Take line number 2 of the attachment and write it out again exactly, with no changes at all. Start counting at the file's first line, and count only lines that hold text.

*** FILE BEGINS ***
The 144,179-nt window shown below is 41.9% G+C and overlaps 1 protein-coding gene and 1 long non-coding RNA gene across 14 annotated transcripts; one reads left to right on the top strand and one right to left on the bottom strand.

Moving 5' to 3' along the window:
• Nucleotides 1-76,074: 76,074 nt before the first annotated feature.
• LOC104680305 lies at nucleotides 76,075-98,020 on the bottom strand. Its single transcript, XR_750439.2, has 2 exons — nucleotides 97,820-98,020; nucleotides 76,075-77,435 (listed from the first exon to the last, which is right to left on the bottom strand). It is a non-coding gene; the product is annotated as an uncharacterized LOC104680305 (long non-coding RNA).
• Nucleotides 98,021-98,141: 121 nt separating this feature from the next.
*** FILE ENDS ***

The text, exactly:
Moving 5' to 3' along the window: